In June 2012, I embarked on research to examine the wide disparities in health and longevity between neighborhoods just miles apart. It’s not unusual, especially in urban areas, to find that people living 10 or so miles from each other will have up to a 20-year gap in life expectancy.
I reported on this topic as a science and health writer with the Bay Area News Group (Contra Costa Times, San Jose Mercury News and Oakland Tribune) including this four-part series called “Shortened Lives.”
And poorer communities are on the losing end of this gap, coping for with more heart disease, diabetes, cancer, asthma and other diseases, as well as mental challenges. Deprivation and stress account for much of the disease burden. And the term “deprivation” covers a lot of issues – lack of access to good food and safe places to exercise, limited job and educational opportunities, lacking a feeling of security in one’s neighborhood and financial strain, to name a few.
But my research goes far beyond just examining this crisis. It’s focusing on what’s being done to shrink this gap. The problem is well known, but what far fewer know about are promising interventions that are making a difference.
Many advocates rightly point to this wide gap in health and life span as unfinished business of the Civil Rights Movement, as it largely affects blacks and Hispanics in the United States. (But not exclusively: Poor whites in the United States, largely in rural areas, also suffers similar gaps compared to wealthier whites.)
I’ll be examining a few major initiatives around the nation, especially the largest privately-funded one run by the California Endowment. It’s called “Building Healthy Communities,” and I spent much of the summer reporting on it. This current crop of blog posts come from that reporting. Rather than explaining the healthy communities’ campaign with each post, I’ll summarize it here and provide a link in all blog posts that reference it.
It came about because Dr. Robert Ross, the CEO of the California Endowment, grew disillusioned with the limits of what medicine could heal after working in a Camden, NJ community clinic as the crack epidemic broke out in the early 1980s. He realized his Ivy League medical education hadn’t given him the tools to deal with healing the social ills that create so many medical emergencies and chronic sicknesses. So he turned his attention to healing communities, not just individual patients. From that pivot in his career, the Endowment’s “Building Healthy Communities” initiative was ultimately born.
The California Endowment is the state’s largest private foundation, with some $3.7 billion in assets. In 2010, Ross and the board of directors launched the “Building Healthy Communities” campaign, and committed most of the organization’s grantmaking to it – $1 billion over 10 years. The nonprofit thoroughly researched the most distressed communities in the state, and found ones with the organizing strength and resiliency to create a better future – with some outside assistance. In exchange for hard work and inspired thinking on the part of the 14 communities, the Endowment committed to leaving them on a trajectory toward far better health and well-being, especially for the community’s children, when the initiative winds down in 2020.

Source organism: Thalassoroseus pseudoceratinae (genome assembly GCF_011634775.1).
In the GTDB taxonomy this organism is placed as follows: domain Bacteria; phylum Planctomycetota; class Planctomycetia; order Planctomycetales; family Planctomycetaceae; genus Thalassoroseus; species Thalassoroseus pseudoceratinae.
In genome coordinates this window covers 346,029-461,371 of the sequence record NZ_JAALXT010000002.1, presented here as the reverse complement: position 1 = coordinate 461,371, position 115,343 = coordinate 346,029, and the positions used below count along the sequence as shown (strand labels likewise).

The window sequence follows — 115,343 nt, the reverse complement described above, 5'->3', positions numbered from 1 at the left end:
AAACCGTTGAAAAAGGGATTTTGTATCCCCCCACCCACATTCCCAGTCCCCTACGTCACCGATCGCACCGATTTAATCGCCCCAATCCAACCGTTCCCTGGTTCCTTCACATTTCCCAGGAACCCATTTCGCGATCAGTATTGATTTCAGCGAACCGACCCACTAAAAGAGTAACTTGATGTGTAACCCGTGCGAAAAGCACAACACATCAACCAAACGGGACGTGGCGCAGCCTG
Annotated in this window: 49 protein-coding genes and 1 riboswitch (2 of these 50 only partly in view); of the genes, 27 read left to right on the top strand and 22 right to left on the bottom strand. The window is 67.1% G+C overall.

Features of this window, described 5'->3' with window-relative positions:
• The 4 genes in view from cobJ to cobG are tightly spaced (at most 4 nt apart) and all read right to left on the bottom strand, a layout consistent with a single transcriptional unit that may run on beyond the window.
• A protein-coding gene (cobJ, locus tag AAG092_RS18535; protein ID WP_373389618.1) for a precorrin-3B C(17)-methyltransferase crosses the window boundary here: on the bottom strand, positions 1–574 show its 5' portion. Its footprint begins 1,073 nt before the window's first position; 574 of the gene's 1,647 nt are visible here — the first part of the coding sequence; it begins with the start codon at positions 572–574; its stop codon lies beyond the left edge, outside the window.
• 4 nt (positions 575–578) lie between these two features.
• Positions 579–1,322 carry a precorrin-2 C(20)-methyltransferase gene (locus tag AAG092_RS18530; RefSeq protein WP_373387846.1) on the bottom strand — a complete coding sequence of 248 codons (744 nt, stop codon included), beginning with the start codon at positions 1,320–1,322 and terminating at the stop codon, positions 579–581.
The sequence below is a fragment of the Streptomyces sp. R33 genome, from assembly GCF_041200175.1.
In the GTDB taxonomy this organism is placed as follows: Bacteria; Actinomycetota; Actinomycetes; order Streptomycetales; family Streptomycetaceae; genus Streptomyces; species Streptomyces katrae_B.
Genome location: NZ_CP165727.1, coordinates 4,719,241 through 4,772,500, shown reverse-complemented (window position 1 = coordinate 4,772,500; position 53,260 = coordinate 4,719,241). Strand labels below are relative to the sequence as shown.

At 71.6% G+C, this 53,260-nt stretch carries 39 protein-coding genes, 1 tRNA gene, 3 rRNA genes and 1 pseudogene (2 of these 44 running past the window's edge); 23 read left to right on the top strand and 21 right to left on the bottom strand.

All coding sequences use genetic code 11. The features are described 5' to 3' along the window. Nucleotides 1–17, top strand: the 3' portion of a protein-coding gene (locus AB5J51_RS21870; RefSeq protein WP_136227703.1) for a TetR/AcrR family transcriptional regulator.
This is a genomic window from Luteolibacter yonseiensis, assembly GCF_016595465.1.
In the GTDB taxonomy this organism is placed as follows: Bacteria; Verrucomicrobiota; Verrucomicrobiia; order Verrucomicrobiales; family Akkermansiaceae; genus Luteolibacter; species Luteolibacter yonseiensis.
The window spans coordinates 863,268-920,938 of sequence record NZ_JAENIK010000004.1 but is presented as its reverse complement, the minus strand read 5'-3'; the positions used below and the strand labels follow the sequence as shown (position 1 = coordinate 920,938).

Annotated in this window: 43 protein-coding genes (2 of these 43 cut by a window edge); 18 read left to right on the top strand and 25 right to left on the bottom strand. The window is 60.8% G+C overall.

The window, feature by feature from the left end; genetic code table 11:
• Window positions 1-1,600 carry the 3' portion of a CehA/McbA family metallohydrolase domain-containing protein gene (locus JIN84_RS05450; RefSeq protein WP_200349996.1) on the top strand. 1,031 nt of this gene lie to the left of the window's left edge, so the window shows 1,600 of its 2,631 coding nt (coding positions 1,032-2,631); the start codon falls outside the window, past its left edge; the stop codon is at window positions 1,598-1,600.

These are the 14 communities participating in the campaign: Del Norte County, a rural area on the Oregon border; neighborhoods in Sacramento, Oakland, Richmond, Long Beach, Santa Ana and San Diego, near the Mexican border; two in Los Angeles – South Los Angeles and Boyle Heights; five rural or semi-rural communities – Salinas, Coachella Valley, South Kern, Fresno and Merced.
The initiative is deploying the best strategies known to bring about social change at the community-wide level, based upon examining several decades of successes and failures. In short, it rests on local leaders and community-based organizations engaging residents and local politicians to tackle major challenges stymieing progress and growth in the area. It’s all about organization, community enthusiasm, rigorous research and measuring results along the way. The initiative is strongly focused on improving schools, because health is so strongly linked to educational status and the critical thinking that education instills. And prevention is the mantra, as it’s so much more cost-effective and humane than coping with illnesses after they emerge.
And the campaign works with the nonprofits that the Endowment funds, meeting regularly and agreeing upon long-term outcomes to improve the community. The nonprofits still operate independently, but expand their mission to include the broader shared mission. The results can be exciting, as I describe in this post.
The initiative, however, goes beyond community level work by leaders, nonprofits and residents, as they alone don’t have the resources to completely turn things around – not after decades of deprivation. It takes broader policy changes and new infrastructure to secure lasting change, and that can only come from regional, state or federal policy shifts.
To that end, the initiative also deploys a statewide team to educate citizens and lawmakers about important policy decisions in the works.
This is a thumbnail sketch, and you can find more information here. I can attest that there are inspiring and exciting developments underway in these communities, with scores of smart, dedicated people determined to create real change. And there are some fantastic stories that never made the press. Some of these blog posts aim to partially fill that gap.